If there is one image from the 2018 Winter Olympics that will stick with sports fans, it’s the South Korean Women’s Curling team. Defying all expectations, they won a silver medal and in doing so, they stimulated a curling craze in their home country and overseas. Their story has won over the world with some quirky ingredients; Yogurt, Pancake, Steak, Sunny and Cho-Cho are the English nicknames of the five teammates. They are called Team Kim because all five of them share the same surname, though only 2 are related.
However, they are better known as “The Garlic Girls”. This is because four of the curlers are from Uiseong, a town famous for its garlic production.
In the early 2000s, in a desperate attempt to broaden Uiseong’s appeal, the local authorities seized on an unlikely opportunity: becoming the site of South Korea’s first international competition-level curling stadium. Professor Kim Gyeong-du, a former wrestler who first introduced curling to South Korea in 1994, urged for the stadium to be built in his home town, only to be met with confused reactions from the locals. Some wondered why Prof Kim was interested in a strange sport in which “you sweep in front of a chamber pot sliding on ice’.
Even with a world-class facility, the human element was lacking. Luckily for Uiseong, five local high school girls started practising in the curling stadium, looking for recreation in a small town with not much to do. They were a talented bunch, determined to overcome their lack of experience and ultimately, went on to upgrade their finesse and skills to a competitive level. Their performance in the 2018 Winter Olympics exemplified the signs to come in the future and showed just how far South Korea and especially, Uiseong, had come.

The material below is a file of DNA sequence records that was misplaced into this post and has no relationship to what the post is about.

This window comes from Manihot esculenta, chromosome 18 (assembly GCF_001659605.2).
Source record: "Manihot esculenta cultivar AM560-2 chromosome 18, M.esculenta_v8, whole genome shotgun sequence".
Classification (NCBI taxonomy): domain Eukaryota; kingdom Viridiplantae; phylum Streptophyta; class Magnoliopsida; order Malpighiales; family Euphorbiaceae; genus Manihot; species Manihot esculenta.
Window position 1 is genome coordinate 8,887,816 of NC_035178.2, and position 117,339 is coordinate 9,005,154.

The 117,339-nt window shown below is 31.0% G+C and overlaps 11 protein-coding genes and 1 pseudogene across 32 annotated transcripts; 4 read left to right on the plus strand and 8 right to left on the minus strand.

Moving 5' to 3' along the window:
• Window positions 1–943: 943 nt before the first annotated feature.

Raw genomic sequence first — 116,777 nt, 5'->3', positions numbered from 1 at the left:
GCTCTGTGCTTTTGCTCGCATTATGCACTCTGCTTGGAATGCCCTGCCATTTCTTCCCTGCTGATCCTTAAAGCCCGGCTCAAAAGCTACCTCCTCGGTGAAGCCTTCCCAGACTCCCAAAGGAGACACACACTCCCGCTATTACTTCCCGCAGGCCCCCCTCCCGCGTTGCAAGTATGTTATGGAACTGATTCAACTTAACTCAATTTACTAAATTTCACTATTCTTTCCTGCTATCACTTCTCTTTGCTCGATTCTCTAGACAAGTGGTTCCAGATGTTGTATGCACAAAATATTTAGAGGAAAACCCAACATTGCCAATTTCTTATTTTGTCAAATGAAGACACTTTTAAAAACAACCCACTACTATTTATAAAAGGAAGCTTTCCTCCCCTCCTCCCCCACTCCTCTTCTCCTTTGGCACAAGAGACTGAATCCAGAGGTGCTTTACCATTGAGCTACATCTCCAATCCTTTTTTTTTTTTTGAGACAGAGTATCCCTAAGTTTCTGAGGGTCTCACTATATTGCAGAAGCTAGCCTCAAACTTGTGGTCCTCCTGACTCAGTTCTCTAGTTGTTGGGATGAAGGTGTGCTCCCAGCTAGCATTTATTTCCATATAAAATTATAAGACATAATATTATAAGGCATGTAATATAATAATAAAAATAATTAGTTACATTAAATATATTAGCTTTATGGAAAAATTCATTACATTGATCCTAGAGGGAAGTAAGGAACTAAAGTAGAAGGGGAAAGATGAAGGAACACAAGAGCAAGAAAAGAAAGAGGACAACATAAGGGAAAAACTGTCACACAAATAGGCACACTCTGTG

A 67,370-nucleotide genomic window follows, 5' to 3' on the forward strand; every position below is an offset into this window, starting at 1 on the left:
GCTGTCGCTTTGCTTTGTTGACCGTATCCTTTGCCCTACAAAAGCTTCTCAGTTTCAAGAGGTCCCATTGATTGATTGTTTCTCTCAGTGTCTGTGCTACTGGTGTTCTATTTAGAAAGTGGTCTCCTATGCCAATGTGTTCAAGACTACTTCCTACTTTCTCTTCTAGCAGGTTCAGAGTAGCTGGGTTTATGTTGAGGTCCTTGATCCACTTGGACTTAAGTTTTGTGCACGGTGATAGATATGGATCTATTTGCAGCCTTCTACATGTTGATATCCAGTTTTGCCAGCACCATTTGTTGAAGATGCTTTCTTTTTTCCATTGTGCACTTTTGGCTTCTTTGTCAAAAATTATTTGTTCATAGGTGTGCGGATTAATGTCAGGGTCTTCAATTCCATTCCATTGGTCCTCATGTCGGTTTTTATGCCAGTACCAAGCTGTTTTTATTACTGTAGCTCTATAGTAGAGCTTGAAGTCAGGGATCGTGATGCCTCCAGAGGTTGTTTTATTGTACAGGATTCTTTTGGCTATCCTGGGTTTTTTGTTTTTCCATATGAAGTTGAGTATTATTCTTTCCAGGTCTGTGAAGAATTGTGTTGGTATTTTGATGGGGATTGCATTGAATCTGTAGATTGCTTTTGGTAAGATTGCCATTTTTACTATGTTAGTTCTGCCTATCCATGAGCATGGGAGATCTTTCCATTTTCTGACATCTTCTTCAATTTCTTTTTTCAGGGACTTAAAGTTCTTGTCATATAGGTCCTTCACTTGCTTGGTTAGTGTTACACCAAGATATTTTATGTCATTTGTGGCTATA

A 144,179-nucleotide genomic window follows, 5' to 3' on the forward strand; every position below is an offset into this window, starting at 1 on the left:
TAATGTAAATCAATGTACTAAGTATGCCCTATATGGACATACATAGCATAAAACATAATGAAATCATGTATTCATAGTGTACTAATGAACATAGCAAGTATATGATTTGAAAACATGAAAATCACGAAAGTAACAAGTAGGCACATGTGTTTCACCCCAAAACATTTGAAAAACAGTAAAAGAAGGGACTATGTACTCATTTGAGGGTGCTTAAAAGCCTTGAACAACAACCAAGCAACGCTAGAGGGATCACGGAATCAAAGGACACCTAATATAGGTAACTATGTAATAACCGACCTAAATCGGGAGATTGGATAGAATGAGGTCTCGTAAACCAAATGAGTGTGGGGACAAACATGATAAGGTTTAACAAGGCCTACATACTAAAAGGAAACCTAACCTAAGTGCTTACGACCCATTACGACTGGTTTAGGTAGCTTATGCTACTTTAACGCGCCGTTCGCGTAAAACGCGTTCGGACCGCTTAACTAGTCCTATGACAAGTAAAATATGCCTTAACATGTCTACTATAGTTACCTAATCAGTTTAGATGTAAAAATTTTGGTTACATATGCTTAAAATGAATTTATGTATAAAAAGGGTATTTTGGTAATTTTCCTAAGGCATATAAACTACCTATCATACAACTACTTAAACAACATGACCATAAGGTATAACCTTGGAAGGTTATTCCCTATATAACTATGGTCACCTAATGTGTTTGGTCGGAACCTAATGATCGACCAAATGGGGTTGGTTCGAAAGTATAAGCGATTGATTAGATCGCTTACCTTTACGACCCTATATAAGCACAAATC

“The first thing people think of when they hear Uiseong is garlic. But through this curling event at the Pyeongchang Winter Olympics, our town is at the center of national attention,” said Uiseong Mayor Joo-Sun Kim. After the Garlic Girls’ famous win, the people of Uiseong were buoyed by national pride, and even the high school that the players attended rode the wave of excitement. The principal of the school wasn’t any less chipper and said, “We now have more phone calls from other schools asking if students can transfer to us. The curling team has made people proud of being born in Uiseong.”
Curling originated in the 16th century in Scotland and has been played in the West for centuries, but it didn’t really come to South Korea until the early 2000s. The Uiseong curling rink which opened in 2006 was South Korea’s first exclusive curling facility. The sport itself didn’t escalate until the 2018 Winter Olympics when team Kim defied all expectations to beat Canada – deemed to be the best in the world at the sport. While Swedish efficiency prevented the South Koreans from taking home the gold, the silver medal was vindication for a team that always believed in itself but was never taken seriously at home. The end of the team’s fairy-tale run at the Olympics encapsulated in a changing of this attitude, as they had become overnight sensations and motivated dozens of people to take up Curling. The team’s coach, Kim Min-jung, said the silver medal only left the team desperate for gold, and its something they are keen to attain next time round. They also plan to keep promoting the game back in their country.
A local official revealed the government’s plans to allocate “$4,600” to each school to buy curling equipment, in turn, paving the way for future curling enthusiasts to play their hearts out and to try embarking on the path of their beloved “Garlic Girls.”